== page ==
My dad assured me we came to the United States for a reason, a divine purpose, like the migration stories of Abraham and Moses in the Bible, and I believed him. I memorized the preamble to the Constitution, asserting my place within “We the People”; I recited the Pledge of Allegiance with conviction and pride; I became an adopted American who fervently believed in the ideals of equality and justice for all. I was so proud to be a part of this land -- that is, until I found out I was undocumented.
Like many other undocumented students, I discovered my legal status, or lack thereof, when I went to the DMV to get my provisional driver’s license. What I learned that day changed my life forever. After years of separating myself from other immigrants, defending myself and my family when discussions of immigration came up because we had done it the “right way” and didn’t cross the border like other people, I realized I was in the same boat as the people I’d tried so hard to distance myself from. I, too, was undocumented. I was invisible.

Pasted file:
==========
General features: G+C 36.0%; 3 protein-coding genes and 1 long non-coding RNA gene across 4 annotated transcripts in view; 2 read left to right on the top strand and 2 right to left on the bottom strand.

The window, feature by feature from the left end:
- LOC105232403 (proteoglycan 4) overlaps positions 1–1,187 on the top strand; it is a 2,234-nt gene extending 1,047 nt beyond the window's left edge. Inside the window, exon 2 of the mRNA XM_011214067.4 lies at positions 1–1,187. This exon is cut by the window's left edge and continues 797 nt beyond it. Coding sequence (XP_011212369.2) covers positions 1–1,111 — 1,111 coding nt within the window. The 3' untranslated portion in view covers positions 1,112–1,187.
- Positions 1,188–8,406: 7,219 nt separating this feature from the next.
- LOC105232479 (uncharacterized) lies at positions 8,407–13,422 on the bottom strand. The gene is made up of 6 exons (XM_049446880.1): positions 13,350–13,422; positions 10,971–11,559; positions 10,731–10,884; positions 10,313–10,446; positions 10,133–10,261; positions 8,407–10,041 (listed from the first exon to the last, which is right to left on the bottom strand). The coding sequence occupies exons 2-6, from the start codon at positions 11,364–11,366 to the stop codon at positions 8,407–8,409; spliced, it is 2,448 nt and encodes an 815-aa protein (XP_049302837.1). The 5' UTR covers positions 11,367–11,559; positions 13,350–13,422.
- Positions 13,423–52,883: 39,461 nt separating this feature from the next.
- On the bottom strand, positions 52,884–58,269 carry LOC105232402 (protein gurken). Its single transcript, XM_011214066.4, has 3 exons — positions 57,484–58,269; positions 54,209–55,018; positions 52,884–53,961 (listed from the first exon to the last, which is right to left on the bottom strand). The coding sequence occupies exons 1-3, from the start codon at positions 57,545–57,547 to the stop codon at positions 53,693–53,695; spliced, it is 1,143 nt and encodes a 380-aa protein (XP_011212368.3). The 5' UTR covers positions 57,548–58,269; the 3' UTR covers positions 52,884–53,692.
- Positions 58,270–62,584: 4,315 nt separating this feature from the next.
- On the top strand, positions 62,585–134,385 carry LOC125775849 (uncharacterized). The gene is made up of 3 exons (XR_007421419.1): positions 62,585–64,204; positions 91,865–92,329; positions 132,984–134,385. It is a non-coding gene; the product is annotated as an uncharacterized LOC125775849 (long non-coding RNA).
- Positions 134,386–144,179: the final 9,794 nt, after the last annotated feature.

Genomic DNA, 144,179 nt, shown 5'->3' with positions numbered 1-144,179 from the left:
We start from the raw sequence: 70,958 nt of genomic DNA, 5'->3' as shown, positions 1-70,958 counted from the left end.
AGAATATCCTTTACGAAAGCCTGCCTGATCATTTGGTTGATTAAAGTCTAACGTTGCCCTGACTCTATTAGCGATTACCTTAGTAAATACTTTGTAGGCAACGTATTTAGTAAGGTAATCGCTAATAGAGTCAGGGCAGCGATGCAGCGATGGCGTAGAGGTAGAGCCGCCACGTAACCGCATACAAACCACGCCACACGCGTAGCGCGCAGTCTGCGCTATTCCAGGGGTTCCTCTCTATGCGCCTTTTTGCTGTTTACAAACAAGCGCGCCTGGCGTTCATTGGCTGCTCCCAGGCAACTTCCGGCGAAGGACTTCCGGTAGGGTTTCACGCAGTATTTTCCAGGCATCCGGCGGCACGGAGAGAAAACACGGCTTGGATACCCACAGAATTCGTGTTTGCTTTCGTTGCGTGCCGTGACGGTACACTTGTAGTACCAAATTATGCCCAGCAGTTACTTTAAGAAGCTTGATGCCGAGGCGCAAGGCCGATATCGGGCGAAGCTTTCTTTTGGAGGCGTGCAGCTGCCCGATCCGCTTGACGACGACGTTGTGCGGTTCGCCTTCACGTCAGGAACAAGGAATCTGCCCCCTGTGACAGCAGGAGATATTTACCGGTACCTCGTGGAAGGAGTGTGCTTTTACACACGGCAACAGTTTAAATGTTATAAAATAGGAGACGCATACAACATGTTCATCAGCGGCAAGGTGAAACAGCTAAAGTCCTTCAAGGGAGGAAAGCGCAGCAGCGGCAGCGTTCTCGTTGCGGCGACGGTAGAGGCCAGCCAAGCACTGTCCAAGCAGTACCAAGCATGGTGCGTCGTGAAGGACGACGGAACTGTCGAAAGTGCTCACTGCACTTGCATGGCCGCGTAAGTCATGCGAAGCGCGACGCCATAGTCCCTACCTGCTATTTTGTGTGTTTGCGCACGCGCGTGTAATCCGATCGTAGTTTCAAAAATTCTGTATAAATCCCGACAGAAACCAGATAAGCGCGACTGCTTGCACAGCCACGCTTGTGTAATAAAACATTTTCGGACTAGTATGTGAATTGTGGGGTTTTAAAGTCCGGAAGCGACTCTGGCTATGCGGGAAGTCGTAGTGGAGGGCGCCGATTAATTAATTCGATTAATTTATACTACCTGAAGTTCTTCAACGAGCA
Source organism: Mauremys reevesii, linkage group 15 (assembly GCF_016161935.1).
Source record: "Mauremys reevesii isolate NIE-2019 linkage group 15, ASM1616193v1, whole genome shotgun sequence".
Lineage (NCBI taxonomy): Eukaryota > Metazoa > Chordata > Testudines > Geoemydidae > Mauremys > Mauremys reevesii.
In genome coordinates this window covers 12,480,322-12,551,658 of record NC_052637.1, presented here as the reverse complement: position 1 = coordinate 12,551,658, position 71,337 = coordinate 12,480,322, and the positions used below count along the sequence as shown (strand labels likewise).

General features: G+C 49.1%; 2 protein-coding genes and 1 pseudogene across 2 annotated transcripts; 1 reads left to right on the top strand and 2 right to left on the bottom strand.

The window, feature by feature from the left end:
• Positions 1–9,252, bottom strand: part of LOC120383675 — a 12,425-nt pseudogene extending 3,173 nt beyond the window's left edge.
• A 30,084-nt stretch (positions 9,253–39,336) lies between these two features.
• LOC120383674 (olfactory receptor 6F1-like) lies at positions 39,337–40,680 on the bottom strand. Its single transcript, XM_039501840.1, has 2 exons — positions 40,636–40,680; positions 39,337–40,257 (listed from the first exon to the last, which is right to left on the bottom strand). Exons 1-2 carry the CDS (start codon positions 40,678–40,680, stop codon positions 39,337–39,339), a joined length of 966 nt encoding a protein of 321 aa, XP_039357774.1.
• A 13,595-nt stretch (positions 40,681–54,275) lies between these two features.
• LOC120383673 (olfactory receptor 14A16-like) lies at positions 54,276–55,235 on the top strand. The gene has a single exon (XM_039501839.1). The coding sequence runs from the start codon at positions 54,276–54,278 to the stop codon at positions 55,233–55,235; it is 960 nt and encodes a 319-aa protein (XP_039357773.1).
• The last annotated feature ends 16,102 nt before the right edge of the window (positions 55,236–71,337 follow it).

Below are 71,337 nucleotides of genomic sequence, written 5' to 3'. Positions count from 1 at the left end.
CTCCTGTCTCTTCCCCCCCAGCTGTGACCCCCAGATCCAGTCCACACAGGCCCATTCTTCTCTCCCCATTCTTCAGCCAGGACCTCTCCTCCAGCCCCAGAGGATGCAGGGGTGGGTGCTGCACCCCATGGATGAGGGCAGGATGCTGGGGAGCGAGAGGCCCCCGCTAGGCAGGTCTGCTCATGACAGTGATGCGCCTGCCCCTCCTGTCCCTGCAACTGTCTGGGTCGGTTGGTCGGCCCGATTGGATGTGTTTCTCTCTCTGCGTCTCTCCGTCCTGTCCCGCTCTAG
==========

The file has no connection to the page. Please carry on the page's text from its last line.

As hard as I fought to love this country, she refused to love me back. In the eyes of the government of the United States, I did not exist even though I’d won the spelling bee in the fifth grade and my letter-to-the-editor was published in my town’s newspaper. Even though I had straight As and volunteered at the local hospital every Thanksgiving, even though I was chosen to recite my poem titled “What Freedom Means to Me” at my sixth grade graduation, freedom as I imagined it, did not apply to me.
Realizing I was undocumented took a serious toll on my mental health. Being undocumented meant I wasn’t real. I didn’t exist. In fact, I never had a chance to exist. People like me were never meant to exist in America.
This led to a fatal sense of self-doubt and depression that caused me to hide away for most of my high school years. I didn’t make many friends, not because I didn’t have the chance to, but because I didn’t want to. What if they found out my secret? Would they still like me?